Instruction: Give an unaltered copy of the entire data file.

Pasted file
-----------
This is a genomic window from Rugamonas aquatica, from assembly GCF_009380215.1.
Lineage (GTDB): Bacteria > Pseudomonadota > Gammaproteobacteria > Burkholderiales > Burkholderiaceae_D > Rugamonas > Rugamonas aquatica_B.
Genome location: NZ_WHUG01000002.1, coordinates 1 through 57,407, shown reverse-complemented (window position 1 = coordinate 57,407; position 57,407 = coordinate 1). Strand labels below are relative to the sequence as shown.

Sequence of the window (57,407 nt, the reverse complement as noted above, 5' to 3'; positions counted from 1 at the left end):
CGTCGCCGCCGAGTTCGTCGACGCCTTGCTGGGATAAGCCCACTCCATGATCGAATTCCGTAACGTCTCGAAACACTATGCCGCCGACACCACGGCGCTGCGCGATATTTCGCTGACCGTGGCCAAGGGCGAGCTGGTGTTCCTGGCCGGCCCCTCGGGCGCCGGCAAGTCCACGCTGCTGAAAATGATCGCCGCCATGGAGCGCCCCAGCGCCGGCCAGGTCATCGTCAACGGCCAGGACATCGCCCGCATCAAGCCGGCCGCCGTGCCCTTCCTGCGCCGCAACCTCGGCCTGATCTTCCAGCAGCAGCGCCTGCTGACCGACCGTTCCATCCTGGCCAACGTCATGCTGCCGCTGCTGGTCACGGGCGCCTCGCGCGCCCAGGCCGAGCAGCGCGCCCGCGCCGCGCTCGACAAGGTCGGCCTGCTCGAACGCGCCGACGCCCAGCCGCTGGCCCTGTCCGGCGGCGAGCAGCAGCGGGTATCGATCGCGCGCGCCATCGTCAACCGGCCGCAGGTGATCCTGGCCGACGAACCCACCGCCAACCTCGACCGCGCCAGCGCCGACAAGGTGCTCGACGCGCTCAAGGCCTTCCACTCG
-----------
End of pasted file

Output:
This is a genomic window from Rugamonas aquatica, from assembly GCF_009380215.1.
Lineage (GTDB): Bacteria > Pseudomonadota > Gammaproteobacteria > Burkholderiales > Burkholderiaceae_D > Rugamonas > Rugamonas aquatica_B.
Genome location: NZ_WHUG01000002.1, coordinates 1 through 57,407, shown reverse-complemented (window position 1 = coordinate 57,407; position 57,407 = coordinate 1). Strand labels below are relative to the sequence as shown.

Sequence of the window (57,407 nt, the reverse complement as noted above, 5' to 3'; positions counted from 1 at the left end):
CGTCGCCGCCGAGTTCGTCGACGCCTTGCTGGGATAAGCCCACTCCATGATCGAATTCCGTAACGTCTCGAAACACTATGCCGCCGACACCACGGCGCTGCGCGATATTTCGCTGACCGTGGCCAAGGGCGAGCTGGTGTTCCTGGCCGGCCCCTCGGGCGCCGGCAAGTCCACGCTGCTGAAAATGATCGCCGCCATGGAGCGCCCCAGCGCCGGCCAGGTCATCGTCAACGGCCAGGACATCGCCCGCATCAAGCCGGCCGCCGTGCCCTTCCTGCGCCGCAACCTCGGCCTGATCTTCCAGCAGCAGCGCCTGCTGACCGACCGTTCCATCCTGGCCAACGTCATGCTGCCGCTGCTGGTCACGGGCGCCTCGCGCGCCCAGGCCGAGCAGCGCGCCCGCGCCGCGCTCGACAAGGTCGGCCTGCTCGAACGCGCCGACGCCCAGCCGCTGGCCCTGTCCGGCGGCGAGCAGCAGCGGGTATCGATCGCGCGCGCCATCGTCAACCGGCCGCAGGTGATCCTGGCCGACGAACCCACCGCCAACCTCGACCGCGCCAGCGCCGACAAGGTGCTCGACGCGCTCAAGGCCTTCCACTCG